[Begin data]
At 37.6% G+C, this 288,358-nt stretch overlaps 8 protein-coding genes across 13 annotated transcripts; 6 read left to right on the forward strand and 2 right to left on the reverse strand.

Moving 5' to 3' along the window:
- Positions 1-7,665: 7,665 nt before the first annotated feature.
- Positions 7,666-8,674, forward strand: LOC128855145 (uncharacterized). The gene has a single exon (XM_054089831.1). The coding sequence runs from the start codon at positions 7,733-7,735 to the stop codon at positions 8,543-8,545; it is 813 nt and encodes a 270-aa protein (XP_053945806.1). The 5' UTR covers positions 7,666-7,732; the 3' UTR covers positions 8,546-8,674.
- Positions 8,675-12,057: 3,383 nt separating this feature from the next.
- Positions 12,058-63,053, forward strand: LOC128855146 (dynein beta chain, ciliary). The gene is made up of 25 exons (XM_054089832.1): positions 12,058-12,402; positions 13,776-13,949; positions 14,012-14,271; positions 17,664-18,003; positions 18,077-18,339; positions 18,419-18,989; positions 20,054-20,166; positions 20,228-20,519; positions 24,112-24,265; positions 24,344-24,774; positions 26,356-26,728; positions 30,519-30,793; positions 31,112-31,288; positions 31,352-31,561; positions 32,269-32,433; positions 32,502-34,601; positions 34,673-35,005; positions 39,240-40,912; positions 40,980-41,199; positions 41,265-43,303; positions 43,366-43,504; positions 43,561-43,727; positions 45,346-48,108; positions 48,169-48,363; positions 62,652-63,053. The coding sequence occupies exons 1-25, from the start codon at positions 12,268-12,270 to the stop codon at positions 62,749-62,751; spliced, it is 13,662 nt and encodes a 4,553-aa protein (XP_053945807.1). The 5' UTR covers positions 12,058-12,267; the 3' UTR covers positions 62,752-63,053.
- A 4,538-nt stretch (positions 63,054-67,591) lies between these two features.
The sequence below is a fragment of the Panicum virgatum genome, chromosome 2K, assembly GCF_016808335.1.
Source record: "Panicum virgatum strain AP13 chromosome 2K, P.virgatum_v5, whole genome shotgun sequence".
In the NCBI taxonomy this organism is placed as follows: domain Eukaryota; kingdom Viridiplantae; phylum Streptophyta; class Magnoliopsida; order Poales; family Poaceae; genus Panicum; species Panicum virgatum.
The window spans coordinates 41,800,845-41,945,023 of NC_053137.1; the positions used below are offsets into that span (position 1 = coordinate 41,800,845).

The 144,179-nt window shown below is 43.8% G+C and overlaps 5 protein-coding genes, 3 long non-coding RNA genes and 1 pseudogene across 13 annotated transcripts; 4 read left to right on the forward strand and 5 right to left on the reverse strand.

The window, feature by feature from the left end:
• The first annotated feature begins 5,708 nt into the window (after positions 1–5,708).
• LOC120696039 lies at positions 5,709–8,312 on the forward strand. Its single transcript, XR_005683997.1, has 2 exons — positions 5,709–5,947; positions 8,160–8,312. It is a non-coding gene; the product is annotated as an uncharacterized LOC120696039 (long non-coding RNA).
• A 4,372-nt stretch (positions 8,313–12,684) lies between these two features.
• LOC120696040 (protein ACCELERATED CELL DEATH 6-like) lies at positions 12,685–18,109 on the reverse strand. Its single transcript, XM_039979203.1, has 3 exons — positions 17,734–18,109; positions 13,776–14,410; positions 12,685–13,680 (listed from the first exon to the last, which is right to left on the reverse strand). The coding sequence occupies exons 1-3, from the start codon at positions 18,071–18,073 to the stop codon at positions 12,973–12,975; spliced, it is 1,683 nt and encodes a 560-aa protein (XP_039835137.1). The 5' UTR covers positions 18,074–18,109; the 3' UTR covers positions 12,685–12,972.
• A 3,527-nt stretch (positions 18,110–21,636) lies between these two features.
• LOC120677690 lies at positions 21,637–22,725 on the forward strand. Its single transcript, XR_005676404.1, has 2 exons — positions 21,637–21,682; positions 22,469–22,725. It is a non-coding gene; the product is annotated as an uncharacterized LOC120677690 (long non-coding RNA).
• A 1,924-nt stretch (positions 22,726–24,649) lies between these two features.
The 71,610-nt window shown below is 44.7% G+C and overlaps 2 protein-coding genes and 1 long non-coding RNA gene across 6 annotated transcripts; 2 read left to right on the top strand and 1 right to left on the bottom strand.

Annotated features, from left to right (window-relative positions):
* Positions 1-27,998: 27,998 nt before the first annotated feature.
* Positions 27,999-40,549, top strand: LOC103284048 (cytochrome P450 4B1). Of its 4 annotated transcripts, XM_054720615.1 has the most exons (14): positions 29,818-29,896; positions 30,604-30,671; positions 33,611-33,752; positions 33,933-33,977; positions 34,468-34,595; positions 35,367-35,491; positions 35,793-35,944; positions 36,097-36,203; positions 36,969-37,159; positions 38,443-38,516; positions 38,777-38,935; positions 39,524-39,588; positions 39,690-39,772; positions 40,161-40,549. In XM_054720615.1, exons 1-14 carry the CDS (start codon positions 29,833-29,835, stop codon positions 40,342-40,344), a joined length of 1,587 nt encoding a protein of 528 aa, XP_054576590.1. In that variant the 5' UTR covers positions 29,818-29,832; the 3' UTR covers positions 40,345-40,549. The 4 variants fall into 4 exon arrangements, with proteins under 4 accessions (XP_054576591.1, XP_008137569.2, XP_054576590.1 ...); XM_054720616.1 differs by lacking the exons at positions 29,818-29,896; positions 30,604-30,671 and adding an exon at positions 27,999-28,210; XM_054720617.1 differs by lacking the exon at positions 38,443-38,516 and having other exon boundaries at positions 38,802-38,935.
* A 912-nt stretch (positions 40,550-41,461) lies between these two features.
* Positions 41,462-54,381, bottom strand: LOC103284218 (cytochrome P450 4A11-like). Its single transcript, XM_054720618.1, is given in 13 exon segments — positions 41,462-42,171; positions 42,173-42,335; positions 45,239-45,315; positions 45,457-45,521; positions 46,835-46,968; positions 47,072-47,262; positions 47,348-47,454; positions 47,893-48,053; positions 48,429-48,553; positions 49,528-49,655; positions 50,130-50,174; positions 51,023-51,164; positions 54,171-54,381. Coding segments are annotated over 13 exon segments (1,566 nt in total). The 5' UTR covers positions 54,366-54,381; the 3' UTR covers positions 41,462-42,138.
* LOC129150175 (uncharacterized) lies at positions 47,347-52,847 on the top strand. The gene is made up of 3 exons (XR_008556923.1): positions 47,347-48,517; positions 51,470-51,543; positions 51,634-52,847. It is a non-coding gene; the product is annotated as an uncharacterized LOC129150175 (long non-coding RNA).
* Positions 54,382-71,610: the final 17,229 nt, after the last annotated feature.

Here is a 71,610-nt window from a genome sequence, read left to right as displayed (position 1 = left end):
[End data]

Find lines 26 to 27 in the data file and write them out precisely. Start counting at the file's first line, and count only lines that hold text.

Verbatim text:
* Positions 41,462-54,381, bottom strand: LOC103284218 (cytochrome P450 4A11-like). Its single transcript, XM_054720618.1, is given in 13 exon segments — positions 41,462-42,171; positions 42,173-42,335; positions 45,239-45,315; positions 45,457-45,521; positions 46,835-46,968; positions 47,072-47,262; positions 47,348-47,454; positions 47,893-48,053; positions 48,429-48,553; positions 49,528-49,655; positions 50,130-50,174; positions 51,023-51,164; positions 54,171-54,381. Coding segments are annotated over 13 exon segments (1,566 nt in total). The 5' UTR covers positions 54,366-54,381; the 3' UTR covers positions 41,462-42,138.
* LOC129150175 (uncharacterized) lies at positions 47,347-52,847 on the top strand. The gene is made up of 3 exons (XR_008556923.1): positions 47,347-48,517; positions 51,470-51,543; positions 51,634-52,847. It is a non-coding gene; the product is annotated as an uncharacterized LOC129150175 (long non-coding RNA).